If vaginas disgust you then you hate women. If vaginas don’t actually disgust you and you’re just doing it for comedic effect, stop. I’m not laughing about living in a culture that so devalues women’s bodies that the statistics for violence against women make me shudder. More importantly, I sure as shit can’t tell the difference between someone who hates women and is just joking about it. No one is saying you have to go for a muff dive, but understanding and behaving as if women’s bodies are beautiful and valuable is simply the right thing to do.

August 28, 2011


I’ve noticed a curious thing in my explorations of the activist blogosphere this past summer. There often appears to be an emphasis on rational argument or debate. From the perspective of those commentators and opponents who continuously derail and interrupt discussions with their bigoted viewpoints, I can see the need to establish rules of discourse that address (something like Derailing for Dummies is a great example).

However, you often catch activists poking holes in the arguments of their bigoted opponents. Overall, there seems to be this need to prove the other person wrong and, generally, an insistence that these debates be rational. Of course, there are many posts about the anger of the oppressed being valid and necessary. Even then, however, emotions are seen as being a seasoning to the argument at hand.

In debate, there is a clear difference between logic and rhetoric. Rhetoric, by it’s nature, is supposed to convince people. It has a place for emotion but also with certain conventions that allow debate to be possible. Rhetorical arguments can include logic. The reverse is rarely true: logic rarely convinces anyone of anything. Both forms of argumentation emphasize the rational.

The Rational, and what counts as rational, is entirely sexist. It was, and continues to be, used to silence women. One of the most deeply ingrained sexist stereotypes is that woman are emotional and men rational. Always this oppositional dichotomy: no one is allowed to be both rational and emotional. Furthermore, what is emotional is never rational.

This tool, rationality, was such a powerful silencing tool, it was extended to include men of colour (it already applied to women of colour and only had a further compounding effect for them). Other cultures are *never* as rational as those philosophies following the Greek tradition. I actually had a logic professor tell me that the sophisticated systems of Indian logic weren’t really logic, since they weren’t formal (as defined by Western standards). And it so happens that, for Western philosophers at least, the only logic worth studying is formal logic. Shocker.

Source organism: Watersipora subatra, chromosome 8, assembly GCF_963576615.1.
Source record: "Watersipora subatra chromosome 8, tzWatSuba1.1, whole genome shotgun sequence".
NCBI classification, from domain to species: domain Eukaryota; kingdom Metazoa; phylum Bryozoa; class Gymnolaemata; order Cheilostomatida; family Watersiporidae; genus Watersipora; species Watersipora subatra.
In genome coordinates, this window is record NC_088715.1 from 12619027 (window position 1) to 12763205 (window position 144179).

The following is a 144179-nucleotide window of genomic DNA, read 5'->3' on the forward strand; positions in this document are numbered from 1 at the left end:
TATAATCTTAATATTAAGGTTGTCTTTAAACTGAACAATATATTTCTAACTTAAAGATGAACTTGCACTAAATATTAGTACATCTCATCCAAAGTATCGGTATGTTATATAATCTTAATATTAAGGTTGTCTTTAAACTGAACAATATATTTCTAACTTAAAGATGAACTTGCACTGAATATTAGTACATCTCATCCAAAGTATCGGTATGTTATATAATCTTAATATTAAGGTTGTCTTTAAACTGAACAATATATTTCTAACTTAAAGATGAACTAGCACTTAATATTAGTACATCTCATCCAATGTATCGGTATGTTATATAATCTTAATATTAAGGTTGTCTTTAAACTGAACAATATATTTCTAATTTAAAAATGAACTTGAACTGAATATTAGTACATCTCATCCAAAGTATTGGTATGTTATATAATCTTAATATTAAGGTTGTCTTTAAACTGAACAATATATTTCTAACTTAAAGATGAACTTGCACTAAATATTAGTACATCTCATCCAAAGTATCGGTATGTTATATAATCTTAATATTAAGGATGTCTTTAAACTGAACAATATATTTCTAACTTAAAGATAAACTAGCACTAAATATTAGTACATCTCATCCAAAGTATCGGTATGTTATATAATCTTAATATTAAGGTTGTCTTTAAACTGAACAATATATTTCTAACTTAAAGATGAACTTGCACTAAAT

I’ve read about Lourde’s notion of the master’s tools. Let me tell you: logic and rationality are one of these tools. So when we insist on both ourselves and our opponents ‘making sense,’ we are actually just using one of the master’s tools. Some things don’t, and will never, make sense. It is irrational to claim to be a Christian and be so hate-filled that you deny queers the right to marry (or exist). Or to insist that women are people who don’t deserve body autonomy, like other human beings. It doesn’t make sense to participate in and contribute to a global economy structured on the exploitation of human beings with melanin.

I recognize that these represent some people’s truths about the world. I also recognize that some people will think that my firm belief in the goodness of human beings and our capacity to be better silly and irrational. Others will think that my belief in the liberation and equality of humans is idealistic and foolish. Fine.

The thing is: I don’t care. At all. I’m not actually trying to convince anyone or so wow them with my awesome logic that they suddenly decide to recognize the fact that all humans should be free and equal. If you don’t already believe this, you are an asshole and I don’t actually want anything to do with you. I don’t mind fighting you, because in this case right makes might. If you won’t participate in a peaceful redistribution of power, then we just gonna have to drag you kicking and screaming.